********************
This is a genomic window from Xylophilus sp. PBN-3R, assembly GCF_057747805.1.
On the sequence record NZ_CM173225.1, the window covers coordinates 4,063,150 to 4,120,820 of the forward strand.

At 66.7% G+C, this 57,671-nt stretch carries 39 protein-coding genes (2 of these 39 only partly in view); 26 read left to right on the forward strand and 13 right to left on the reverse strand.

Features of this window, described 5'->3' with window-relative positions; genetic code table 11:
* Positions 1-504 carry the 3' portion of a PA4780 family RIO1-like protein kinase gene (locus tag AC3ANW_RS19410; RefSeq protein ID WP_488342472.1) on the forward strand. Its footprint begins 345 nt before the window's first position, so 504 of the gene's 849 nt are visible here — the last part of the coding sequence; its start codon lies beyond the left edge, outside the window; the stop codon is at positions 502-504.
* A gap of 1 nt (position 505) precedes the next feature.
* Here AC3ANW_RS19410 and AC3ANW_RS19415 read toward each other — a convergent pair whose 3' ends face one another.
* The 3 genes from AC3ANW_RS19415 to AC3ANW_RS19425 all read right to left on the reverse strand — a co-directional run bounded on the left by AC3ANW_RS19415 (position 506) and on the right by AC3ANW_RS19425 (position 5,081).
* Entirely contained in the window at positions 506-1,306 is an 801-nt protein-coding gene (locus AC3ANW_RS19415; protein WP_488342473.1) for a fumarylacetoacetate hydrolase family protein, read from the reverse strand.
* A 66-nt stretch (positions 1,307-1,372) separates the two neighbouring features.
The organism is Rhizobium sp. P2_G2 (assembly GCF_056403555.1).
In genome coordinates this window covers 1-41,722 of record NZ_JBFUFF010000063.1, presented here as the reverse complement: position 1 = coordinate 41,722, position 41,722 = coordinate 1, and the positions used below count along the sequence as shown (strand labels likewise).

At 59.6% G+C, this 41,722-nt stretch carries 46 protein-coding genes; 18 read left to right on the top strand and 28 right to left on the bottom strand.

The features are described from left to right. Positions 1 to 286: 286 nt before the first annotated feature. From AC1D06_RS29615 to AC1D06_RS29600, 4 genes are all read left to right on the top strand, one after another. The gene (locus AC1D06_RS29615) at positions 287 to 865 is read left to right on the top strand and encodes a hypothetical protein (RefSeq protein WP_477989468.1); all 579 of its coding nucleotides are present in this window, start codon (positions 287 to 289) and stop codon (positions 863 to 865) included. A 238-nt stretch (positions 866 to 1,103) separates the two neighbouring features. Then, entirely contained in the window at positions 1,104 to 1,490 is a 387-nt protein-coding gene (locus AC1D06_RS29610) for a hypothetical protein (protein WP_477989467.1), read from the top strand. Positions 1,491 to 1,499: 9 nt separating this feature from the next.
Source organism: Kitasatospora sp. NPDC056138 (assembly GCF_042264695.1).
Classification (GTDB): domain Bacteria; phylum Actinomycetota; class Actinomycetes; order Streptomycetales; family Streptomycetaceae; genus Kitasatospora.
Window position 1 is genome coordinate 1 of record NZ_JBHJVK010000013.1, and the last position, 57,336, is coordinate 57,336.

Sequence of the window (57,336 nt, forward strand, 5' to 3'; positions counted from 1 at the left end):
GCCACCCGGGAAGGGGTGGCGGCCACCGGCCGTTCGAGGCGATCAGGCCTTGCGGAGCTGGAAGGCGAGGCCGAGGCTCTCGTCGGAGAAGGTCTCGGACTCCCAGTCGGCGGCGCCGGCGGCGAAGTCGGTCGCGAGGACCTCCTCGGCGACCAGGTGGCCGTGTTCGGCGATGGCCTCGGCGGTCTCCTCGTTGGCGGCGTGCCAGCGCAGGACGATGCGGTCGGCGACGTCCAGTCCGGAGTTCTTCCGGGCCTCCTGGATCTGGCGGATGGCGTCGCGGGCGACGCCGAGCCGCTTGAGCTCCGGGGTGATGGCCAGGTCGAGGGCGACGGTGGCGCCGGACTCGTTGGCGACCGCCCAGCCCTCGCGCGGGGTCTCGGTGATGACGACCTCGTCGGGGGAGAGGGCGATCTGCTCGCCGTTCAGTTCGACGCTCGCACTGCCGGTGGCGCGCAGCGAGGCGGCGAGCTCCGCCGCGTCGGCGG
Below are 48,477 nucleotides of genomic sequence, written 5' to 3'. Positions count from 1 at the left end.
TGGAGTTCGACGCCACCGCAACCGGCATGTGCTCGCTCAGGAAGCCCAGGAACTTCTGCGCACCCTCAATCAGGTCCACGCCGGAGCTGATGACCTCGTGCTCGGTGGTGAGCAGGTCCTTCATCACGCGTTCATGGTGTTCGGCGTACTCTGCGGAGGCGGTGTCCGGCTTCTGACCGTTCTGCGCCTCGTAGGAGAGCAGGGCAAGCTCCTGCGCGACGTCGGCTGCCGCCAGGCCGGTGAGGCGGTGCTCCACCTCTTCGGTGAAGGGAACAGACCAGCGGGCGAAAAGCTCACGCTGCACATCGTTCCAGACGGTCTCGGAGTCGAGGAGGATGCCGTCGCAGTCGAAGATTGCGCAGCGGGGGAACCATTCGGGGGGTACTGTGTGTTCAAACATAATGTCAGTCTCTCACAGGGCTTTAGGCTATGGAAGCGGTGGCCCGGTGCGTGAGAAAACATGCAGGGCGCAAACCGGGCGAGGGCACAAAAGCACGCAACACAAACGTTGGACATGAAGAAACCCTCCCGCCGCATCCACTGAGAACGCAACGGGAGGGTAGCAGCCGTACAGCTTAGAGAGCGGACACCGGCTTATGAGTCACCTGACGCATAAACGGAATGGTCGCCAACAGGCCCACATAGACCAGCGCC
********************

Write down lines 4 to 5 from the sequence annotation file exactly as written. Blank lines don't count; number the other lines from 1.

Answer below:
Features of this window, described 5'->3' with window-relative positions; genetic code table 11:
* Positions 1-504 carry the 3' portion of a PA4780 family RIO1-like protein kinase gene (locus tag AC3ANW_RS19410; RefSeq protein ID WP_488342472.1) on the forward strand. Its footprint begins 345 nt before the window's first position, so 504 of the gene's 849 nt are visible here — the last part of the coding sequence; its start codon lies beyond the left edge, outside the window; the stop codon is at positions 502-504.